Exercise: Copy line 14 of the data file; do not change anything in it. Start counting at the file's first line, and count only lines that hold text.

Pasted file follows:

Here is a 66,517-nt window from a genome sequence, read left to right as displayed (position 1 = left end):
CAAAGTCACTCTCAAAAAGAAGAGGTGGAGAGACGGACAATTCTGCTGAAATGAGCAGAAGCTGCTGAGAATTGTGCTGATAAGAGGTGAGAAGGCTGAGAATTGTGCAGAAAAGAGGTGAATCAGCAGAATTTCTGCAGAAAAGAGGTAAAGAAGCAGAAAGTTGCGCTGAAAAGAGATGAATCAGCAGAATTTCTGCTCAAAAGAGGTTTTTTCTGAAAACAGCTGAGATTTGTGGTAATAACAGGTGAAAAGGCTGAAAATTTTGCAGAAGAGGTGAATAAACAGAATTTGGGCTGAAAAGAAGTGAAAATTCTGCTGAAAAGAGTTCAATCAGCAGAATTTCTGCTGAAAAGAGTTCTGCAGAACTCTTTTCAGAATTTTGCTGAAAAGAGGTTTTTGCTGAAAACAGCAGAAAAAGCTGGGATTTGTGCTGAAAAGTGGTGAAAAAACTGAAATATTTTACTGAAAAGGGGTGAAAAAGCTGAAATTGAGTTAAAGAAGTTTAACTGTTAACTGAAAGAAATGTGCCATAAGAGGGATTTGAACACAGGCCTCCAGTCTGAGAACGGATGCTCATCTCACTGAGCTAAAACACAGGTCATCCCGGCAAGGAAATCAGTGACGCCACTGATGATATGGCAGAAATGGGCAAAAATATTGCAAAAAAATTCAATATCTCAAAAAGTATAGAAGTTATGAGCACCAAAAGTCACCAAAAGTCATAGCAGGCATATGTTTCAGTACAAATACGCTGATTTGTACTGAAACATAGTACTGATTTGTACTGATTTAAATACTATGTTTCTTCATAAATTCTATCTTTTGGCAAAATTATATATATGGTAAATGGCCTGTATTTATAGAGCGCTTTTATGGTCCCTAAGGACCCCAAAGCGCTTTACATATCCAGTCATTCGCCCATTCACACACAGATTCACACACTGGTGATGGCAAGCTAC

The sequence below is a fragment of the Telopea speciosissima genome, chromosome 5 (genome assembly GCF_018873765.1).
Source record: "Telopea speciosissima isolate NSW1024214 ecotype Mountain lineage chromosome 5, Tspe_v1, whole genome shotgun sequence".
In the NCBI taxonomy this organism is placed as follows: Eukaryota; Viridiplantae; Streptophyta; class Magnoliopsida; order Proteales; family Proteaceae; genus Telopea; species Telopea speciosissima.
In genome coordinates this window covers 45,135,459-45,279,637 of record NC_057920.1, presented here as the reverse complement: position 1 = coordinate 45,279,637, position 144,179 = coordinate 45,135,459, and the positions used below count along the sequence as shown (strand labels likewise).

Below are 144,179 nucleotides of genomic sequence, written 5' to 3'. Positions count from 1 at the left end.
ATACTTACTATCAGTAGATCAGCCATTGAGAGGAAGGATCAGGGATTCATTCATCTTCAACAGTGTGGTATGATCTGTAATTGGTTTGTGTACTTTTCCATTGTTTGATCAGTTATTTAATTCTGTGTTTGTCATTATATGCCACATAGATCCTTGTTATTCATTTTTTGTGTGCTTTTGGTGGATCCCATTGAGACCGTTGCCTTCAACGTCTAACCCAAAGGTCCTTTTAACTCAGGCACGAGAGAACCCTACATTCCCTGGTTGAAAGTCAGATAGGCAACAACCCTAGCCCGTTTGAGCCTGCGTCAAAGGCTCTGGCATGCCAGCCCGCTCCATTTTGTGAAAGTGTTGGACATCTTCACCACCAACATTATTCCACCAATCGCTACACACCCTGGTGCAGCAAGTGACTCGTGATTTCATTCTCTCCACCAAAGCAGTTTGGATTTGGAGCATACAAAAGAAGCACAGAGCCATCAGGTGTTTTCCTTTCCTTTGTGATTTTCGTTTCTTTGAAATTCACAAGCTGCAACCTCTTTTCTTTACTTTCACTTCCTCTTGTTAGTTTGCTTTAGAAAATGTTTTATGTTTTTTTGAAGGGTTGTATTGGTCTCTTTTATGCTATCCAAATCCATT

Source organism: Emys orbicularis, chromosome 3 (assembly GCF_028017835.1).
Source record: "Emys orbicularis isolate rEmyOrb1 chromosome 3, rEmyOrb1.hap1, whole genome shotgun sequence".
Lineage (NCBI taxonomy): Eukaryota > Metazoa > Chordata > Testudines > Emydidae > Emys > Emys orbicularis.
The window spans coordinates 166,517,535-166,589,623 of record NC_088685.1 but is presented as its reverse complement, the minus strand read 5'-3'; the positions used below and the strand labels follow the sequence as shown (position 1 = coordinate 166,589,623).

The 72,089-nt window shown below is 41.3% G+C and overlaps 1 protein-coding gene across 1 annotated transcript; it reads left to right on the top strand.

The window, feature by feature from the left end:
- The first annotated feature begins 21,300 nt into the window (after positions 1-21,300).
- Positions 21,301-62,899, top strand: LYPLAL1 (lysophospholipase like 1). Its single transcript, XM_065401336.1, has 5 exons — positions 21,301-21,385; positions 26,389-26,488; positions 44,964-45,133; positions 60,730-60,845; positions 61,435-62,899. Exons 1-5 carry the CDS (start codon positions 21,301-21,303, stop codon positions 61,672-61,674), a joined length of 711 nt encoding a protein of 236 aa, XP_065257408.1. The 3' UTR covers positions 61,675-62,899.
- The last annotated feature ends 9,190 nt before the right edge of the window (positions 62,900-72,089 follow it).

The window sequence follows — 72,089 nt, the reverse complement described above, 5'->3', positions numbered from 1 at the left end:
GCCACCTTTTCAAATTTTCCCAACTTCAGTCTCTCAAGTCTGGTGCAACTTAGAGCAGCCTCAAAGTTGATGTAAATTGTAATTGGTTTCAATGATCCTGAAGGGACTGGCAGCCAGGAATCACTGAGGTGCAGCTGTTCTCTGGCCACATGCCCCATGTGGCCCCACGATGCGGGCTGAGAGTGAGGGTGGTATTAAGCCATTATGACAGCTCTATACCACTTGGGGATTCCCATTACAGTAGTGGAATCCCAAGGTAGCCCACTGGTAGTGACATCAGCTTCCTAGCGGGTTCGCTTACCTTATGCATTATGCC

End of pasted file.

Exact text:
The window, feature by feature from the left end: